Police allegedly tapping Loonat’s phone

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Copy of Copy of ca Hanif Loonat 2523589_CITY_E1 Cape Argus Suspended provincial community police forum chairman Hanif Loonat alleges that, instead of giving him a fair chance to defend himself, police have tapped his phones. Photo: Henk Kruger

Cape Town - Suspended provincial community police forum chairman Hanif Loonat alleges that, instead of giving him a fair chance to defend himself, police have tapped his phones.

“I know what it sounds like when a line is tapped. I’m convinced that my every conversation is being listened in on, but I don’t care because I have nothing to hide.

“Everything I have said, I am willing to say in public,” Loonat said at a press conference on Thursday.

Loonat again struck out at high-ranking police officers who he claims are targeting him because of his no-nonsense approach to exposing corruption in police ranks.

In July, provincial police commissioner Lieutenant-General Arno Lamoer approved a letter telling Loonat of his suspension for “alleged misconduct” pertaining to statements made to the media earlier this year.

In one instance, Loonat reportedly said there was wide-scale bribery of police by gangsters in Cape Town; in the other he slammed the Athlone police for “poor service delivery”.

Subsequently he said he had been misquoted about police-gangster corruption, but stuck to his criticism of the Athlone police station.

Loonat’s lawyer, Michael Bagraim, has apparently sent various requests to the office of Lamoer - asking for charges and documents pertaining to the case against Loonat.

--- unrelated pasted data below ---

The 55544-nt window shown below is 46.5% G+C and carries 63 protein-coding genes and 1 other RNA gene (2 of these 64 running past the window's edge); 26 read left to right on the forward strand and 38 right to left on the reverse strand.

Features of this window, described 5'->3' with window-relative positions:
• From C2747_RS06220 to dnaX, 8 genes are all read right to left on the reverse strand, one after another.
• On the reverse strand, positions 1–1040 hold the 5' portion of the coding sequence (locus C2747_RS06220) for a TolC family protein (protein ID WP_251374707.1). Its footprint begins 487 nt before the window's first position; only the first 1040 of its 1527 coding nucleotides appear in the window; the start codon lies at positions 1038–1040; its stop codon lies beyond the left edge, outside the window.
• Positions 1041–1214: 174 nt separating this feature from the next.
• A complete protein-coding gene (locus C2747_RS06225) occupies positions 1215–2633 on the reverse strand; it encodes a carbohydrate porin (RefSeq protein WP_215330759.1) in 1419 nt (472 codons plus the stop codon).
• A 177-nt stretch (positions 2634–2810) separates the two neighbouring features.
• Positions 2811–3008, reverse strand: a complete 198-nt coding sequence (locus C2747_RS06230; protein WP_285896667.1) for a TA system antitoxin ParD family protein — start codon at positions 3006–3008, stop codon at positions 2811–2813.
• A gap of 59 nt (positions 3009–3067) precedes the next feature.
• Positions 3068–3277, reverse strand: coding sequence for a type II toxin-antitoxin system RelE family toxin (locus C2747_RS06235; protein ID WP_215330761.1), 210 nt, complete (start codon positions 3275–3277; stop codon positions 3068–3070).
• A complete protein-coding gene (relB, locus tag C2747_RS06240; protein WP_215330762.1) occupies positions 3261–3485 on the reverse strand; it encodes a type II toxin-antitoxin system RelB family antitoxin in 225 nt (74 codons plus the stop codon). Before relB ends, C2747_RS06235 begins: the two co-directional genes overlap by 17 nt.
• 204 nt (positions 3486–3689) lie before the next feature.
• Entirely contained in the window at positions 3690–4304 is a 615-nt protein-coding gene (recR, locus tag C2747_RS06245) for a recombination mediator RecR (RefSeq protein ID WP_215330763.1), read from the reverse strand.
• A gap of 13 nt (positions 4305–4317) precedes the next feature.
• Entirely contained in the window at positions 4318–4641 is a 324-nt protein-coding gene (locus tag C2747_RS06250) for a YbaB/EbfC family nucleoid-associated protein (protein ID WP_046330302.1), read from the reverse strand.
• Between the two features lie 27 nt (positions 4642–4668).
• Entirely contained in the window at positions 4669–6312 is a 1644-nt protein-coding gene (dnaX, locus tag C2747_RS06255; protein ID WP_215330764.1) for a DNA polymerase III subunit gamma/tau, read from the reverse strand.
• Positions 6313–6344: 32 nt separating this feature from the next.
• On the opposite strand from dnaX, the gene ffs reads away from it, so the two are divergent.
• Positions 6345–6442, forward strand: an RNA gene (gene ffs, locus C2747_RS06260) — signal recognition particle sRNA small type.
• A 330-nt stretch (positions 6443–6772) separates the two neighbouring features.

Without these documents, Bagraim says, there can be no meaningful investigation.

Lamoer has not commented to the media on the suspension, saying that Loonat is still subject to an “internal investigation”.

“What investigation?” asked Bagraim. “There can only be an investigation if Mr Loonat’s defence and version of events are included and available to investigators.

“We have asked time and again, but we are yet to receive the charges or any documents. Nor has Loonat been approached by any investigator. We are in the dark.”

On Thursday Loonat repeated his opinion that a personal vendetta, one which deputy provincial police commissioner Major-General Peter Jacobs had against him, was behind his suspension.

Loonat admits to circulating an e-mail questioning Jacobs’s integrity after the latter failed to sign a document which would have seen an extension of term for the position of CPF provincial chairman. This, Loonat said, infuriated Jacobs. Loonat says that he has severed all ties with “corrupt elements” in the police’s top brass. However, he refuses to resign as CPF chairman before he is “vindicated”. To this end he welcomes a “full investigation” and the opportunity to state his case.

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Cape Argus

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